“Rest is at the heart of our relationship with God and is a fundamental reflection of our faith . . . Resting is intimately tied to faith – which is one reason why most of us avoid it.” – Paul Marshall
Dearest Hope Family,
At the heart of the Gospel, what makes it truly good news and not just another life-hack-instruction manual, is resting upon the finished work of Jesus Christ.
In these months of COVID, racial tensions have been brought into sharper and clearer focus, political rancor and cynicism is seemingly winning the day. With phenomena like murder hornets and Saharan dust clouds, rest has been elusive, and restlessness has become familiar.
For the next two Sundays we are opening our ears to what the Bible has to say about the heart of the Gospel – this invitation to entrust our hearts, broken and burdened by sin, into the forgiving hands of God and to relax in his healing embrace and this renewed call to live, work, and play using that rest as our launching pad and our home base.
This is not necessarily new territory for us as a church. We have in my short tenure here passed this way several times. However, please do not treat this as an isolated issue about which you need to develop and refine a theological conviction. Please do not treat this as re-tread about slowing down and smelling the roses or getting yourself into corporate worship consistently to be a good Sabbath-keeper. Please do not let the invitation to Gospel rest be relegated to a nice Bible-world idea that has no relevance in our modern culture.
Instead, let your own restlessness and our collective unrest dig out new ears to hear what Thomas Kelly describes in his book, A Testament of Devotion: “Over the margins of life comes a whisper, a faint call, a premonition of richer living, which we know we are passing by. Strained by the very mad pace of our daily outer burdens, we are further strained by an inward uneasiness, because we have hints that there is a way of life vastly richer and deeper than all this hurried existence, a life of unhurried serenity and peace and power.”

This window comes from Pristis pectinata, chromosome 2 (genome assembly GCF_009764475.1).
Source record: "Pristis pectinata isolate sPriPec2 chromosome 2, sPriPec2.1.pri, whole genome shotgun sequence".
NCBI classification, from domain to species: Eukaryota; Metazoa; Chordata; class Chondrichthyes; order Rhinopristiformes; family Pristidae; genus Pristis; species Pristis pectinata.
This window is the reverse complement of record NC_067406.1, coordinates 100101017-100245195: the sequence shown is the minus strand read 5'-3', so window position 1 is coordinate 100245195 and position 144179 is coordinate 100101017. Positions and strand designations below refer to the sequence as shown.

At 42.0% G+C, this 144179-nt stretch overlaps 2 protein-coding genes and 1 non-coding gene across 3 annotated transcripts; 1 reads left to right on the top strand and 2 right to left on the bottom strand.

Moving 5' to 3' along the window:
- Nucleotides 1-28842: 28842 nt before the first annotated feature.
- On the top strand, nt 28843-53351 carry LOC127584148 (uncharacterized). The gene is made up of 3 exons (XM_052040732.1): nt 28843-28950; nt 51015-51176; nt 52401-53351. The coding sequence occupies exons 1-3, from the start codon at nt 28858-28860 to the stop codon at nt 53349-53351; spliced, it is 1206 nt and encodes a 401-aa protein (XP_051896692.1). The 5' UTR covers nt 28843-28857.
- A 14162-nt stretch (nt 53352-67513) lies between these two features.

Paul Marshall connects the dots for us between salvation and rest: “When we rest we acknowledge that all our striving will, of itself, do nothing. Rest means letting the world pass us by for a time. Genuine rest requires acknowledging that God and our brothers and sisters can survive without us. It requires recognizing our own insufficiency and handing over responsibility. It is truly surrendering to the ways of God. It is a moment of celebration, when we acknowledge that blessing comes only from the hand of God. That is why rest requires faith. It is also why salvation can be pictured as rest. When we rest we accept God’s grace: we do not seek to earn; we receive. We do not justify; we are justified.”
I am looking forward to attending to God’s gracious invitation with you all yet again.
I am eagerly anticipating the blessing of yielding my/our restlessness to Jesus and celebrating his rich provision.
Peace of Christ,